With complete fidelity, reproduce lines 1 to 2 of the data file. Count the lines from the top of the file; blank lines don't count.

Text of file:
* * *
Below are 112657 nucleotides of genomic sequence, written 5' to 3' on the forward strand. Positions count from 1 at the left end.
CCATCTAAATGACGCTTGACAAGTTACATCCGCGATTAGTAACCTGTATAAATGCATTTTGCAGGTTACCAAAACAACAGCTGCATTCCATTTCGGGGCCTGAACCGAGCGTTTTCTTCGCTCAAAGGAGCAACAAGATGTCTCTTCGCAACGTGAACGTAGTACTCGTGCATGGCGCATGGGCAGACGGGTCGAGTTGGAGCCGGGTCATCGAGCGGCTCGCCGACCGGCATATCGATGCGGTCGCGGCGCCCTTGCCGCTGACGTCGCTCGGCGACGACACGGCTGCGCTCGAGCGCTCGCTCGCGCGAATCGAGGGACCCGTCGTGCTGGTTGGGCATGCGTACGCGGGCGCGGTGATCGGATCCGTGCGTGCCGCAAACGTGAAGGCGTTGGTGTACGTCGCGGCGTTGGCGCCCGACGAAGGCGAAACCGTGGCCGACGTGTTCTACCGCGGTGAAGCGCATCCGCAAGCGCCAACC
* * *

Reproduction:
Below are 112657 nucleotides of genomic sequence, written 5' to 3' on the forward strand. Positions count from 1 at the left end.
CCATCTAAATGACGCTTGACAAGTTACATCCGCGATTAGTAACCTGTATAAATGCATTTTGCAGGTTACCAAAACAACAGCTGCATTCCATTTCGGGGCCTGAACCGAGCGTTTTCTTCGCTCAAAGGAGCAACAAGATGTCTCTTCGCAACGTGAACGTAGTACTCGTGCATGGCGCATGGGCAGACGGGTCGAGTTGGAGCCGGGTCATCGAGCGGCTCGCCGACCGGCATATCGATGCGGTCGCGGCGCCCTTGCCGCTGACGTCGCTCGGCGACGACACGGCTGCGCTCGAGCGCTCGCTCGCGCGAATCGAGGGACCCGTCGTGCTGGTTGGGCATGCGTACGCGGGCGCGGTGATCGGATCCGTGCGTGCCGCAAACGTGAAGGCGTTGGTGTACGTCGCGGCGTTGGCGCCCGACGAAGGCGAAACCGTGGCCGACGTGTTCTACCGCGGTGAAGCGCATCCGCAAGCGCCAACC